Trusts can be set up to hold residential property. For residential property held in trust, the trustee is generally the affected owner who is required to file the annual UHT return (trustees of mutual fund trust, real estate investment trust or SIFTs are excepted from this rule). Additionally, unless the trust is a specified Canadian trust (i.e., all the beneficiaries are excluded owners), the property may be subject to the UHT. The UHT legislation appears to assume that the trustees legally own the property, so they – and not the trust – are required to file the return and pay any taxes. While this is in line with the CRA’s processes for filing UHT returns and remitting the taxes, it is out of step with how T3 tax returns are filed. We have suggested to the CRA that a more consistent approach would reduce confusion.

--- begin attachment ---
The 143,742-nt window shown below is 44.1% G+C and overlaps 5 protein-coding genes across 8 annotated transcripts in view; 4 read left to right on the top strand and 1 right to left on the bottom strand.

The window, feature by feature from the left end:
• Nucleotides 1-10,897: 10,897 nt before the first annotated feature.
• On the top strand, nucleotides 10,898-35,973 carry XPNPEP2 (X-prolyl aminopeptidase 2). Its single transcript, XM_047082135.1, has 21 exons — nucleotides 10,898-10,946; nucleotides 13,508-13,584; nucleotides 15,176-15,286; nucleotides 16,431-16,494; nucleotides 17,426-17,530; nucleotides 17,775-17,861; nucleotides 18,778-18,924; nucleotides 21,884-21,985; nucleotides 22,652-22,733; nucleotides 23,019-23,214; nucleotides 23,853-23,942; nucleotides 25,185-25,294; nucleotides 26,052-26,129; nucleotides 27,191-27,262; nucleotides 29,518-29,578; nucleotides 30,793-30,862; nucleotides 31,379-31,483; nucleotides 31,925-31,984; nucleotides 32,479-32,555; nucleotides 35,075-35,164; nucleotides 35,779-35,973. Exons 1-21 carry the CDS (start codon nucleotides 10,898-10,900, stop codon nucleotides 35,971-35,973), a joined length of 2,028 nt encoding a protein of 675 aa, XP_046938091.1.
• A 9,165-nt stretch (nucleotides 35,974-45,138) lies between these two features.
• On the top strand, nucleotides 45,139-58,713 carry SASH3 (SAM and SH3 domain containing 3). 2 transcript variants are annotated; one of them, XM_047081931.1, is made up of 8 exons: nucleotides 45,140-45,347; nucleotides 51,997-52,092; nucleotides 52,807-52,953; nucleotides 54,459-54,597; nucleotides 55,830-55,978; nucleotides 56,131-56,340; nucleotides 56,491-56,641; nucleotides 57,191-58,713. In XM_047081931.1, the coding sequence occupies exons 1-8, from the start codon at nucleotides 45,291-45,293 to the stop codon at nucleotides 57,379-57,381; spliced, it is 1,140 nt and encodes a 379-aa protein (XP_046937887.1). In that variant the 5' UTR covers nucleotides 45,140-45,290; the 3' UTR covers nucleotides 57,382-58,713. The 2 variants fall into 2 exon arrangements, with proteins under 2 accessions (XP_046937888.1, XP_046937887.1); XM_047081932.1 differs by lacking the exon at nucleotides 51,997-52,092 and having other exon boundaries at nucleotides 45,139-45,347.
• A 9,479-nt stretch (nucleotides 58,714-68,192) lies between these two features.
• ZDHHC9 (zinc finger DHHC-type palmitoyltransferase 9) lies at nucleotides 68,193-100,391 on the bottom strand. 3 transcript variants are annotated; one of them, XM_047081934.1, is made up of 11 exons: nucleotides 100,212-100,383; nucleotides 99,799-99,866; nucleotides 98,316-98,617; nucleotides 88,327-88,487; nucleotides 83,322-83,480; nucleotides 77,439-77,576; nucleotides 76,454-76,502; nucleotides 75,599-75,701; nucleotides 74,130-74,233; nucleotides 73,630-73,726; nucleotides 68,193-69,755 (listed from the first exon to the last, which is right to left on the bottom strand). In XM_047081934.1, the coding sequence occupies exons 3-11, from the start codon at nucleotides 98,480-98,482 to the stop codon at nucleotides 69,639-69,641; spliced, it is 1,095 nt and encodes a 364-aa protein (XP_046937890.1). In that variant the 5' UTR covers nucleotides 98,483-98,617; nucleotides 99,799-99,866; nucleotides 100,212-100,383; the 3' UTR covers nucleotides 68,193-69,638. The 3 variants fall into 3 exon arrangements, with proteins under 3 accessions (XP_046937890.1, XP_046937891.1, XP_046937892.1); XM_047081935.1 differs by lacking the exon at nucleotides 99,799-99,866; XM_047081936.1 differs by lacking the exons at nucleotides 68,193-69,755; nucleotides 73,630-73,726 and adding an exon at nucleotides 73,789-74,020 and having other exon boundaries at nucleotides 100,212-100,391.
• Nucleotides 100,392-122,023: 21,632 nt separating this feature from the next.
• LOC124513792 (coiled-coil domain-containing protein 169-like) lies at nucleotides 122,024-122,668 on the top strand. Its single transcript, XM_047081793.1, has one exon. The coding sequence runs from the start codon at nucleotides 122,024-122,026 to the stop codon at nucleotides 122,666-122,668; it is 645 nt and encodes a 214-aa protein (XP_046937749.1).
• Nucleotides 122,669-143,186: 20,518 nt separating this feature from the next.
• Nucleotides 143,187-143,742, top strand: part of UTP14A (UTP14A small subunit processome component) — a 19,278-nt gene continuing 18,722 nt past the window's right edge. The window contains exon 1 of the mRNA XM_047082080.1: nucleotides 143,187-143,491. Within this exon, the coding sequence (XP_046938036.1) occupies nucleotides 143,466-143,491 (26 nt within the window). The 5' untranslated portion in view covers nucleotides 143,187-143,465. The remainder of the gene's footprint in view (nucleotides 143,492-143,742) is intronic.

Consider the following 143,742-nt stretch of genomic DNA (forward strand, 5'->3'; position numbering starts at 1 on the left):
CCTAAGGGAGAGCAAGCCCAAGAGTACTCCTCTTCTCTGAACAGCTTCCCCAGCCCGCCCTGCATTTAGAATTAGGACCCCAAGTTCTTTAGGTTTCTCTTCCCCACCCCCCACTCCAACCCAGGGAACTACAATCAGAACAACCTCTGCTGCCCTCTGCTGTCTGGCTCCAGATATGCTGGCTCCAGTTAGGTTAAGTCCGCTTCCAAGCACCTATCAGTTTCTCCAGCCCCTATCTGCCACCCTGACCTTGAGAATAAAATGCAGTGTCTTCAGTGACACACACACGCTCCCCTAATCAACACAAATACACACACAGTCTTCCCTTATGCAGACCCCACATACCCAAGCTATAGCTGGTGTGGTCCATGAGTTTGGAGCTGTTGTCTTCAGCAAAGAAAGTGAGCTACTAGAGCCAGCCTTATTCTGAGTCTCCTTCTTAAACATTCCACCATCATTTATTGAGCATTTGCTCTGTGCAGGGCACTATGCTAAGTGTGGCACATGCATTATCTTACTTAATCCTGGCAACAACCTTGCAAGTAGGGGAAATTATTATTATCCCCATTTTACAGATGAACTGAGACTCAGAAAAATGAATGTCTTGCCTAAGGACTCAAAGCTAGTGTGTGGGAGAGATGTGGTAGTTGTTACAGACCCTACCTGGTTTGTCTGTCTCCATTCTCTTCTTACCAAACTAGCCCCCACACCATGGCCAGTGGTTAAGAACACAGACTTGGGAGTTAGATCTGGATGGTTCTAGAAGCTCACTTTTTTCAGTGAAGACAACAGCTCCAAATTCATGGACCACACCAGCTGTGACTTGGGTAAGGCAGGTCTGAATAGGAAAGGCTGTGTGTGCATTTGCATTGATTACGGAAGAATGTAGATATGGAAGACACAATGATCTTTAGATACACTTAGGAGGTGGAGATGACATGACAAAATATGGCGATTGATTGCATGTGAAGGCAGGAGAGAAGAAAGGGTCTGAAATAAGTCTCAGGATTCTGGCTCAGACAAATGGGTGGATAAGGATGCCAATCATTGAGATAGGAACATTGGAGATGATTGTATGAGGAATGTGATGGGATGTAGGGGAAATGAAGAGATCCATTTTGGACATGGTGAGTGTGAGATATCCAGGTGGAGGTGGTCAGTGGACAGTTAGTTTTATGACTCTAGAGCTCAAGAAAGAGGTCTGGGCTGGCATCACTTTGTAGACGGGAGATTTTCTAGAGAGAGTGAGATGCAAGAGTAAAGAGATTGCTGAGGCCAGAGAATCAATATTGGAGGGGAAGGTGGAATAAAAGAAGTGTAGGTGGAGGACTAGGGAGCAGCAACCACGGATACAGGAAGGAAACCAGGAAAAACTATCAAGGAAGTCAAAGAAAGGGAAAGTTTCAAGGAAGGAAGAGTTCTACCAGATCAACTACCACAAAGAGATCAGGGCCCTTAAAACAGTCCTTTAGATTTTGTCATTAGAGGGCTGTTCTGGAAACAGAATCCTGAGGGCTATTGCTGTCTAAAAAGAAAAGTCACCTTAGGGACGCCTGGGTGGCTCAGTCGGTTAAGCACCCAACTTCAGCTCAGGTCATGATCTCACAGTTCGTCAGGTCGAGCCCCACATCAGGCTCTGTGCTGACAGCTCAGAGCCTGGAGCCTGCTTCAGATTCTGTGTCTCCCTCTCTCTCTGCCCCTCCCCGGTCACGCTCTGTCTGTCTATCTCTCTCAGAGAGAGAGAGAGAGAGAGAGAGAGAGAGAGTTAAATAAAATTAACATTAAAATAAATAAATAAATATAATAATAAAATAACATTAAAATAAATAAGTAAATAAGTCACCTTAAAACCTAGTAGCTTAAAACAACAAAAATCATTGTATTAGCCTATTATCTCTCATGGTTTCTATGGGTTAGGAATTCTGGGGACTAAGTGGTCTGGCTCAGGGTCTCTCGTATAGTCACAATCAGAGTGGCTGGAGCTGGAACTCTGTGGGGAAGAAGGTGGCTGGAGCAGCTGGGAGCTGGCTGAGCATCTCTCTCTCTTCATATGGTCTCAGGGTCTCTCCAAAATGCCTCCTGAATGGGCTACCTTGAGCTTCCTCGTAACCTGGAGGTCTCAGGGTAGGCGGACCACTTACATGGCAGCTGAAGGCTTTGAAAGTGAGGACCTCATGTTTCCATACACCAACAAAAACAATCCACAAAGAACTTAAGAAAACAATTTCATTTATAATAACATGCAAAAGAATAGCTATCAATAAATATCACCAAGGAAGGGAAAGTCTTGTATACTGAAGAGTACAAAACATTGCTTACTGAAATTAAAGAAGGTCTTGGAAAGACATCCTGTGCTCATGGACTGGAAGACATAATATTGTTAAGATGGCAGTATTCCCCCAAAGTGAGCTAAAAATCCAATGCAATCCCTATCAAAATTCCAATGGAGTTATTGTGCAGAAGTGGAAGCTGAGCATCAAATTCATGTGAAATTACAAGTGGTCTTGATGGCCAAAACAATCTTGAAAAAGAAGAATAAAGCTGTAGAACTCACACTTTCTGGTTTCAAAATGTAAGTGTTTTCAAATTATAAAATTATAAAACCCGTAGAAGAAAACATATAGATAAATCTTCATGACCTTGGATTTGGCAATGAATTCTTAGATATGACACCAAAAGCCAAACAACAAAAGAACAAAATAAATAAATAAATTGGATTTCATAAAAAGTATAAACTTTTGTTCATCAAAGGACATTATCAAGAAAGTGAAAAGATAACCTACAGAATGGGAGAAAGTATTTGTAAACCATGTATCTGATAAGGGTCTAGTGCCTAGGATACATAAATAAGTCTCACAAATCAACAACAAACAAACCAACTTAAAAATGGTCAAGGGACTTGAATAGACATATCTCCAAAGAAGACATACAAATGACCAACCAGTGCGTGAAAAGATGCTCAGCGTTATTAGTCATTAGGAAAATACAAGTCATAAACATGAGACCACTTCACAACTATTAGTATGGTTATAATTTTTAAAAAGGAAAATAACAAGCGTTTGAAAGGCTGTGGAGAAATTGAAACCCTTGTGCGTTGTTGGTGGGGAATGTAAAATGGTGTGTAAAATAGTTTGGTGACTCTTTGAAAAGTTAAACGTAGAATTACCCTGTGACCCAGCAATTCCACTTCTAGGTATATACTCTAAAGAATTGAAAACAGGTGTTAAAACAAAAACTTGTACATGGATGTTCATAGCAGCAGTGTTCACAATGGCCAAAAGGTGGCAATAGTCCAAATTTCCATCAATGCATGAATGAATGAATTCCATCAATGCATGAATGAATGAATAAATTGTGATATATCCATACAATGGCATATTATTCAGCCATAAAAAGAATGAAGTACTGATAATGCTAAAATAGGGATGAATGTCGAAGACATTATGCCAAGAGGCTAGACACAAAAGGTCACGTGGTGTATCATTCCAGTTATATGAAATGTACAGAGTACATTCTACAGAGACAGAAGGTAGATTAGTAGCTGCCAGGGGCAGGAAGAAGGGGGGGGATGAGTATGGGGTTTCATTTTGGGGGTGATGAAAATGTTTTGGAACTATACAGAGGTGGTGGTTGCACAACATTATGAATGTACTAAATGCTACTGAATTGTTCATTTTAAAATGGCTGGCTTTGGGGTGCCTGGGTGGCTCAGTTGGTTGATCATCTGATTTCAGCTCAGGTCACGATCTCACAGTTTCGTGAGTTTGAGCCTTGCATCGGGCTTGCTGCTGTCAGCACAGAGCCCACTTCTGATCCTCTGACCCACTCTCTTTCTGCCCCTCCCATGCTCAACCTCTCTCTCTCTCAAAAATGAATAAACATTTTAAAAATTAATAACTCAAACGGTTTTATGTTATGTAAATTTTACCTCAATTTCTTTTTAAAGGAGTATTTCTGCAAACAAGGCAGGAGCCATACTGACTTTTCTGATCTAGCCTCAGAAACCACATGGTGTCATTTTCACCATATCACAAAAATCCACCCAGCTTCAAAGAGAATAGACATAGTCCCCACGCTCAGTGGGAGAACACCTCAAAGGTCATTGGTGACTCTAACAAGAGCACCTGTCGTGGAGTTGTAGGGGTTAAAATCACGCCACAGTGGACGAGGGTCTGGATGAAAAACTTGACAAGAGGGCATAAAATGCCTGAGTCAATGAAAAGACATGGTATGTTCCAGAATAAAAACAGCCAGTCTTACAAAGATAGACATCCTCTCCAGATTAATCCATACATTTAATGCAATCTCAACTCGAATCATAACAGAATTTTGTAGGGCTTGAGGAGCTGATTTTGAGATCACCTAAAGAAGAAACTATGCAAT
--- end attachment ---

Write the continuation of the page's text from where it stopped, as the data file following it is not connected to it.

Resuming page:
Non-resident owners who receive rental income from residential property in Canada are affected owners who will have to file the UHT return and potentially pay UHT (depending on whether they qualify for an exemption).
Affected owners who have elected (under section 216 of the Income Tax Act) to file a Canadian tax return should keep the different filing deadlines in mind – that is, UHT returns and payments are due on April 30 of each year while section 216 tax returns may be due on June 30.
Although the UHT legislation took effect from January 1, 2022, some details are still unclear. As currently written, the UHT is overly broad and certain resident Canadians may have UHT filing and payment obligation. Additional regulations may be introduced in the future to prescribe special treatment for certain persons, properties or areas.
We understand from the CRA that owners can start filing UHT returns and paying UHT for the 2022 calendar year as early as February 6, 2023. The CRA has yet to publish the annual return and election forms, however, and guidance on the CRA’s website is limited.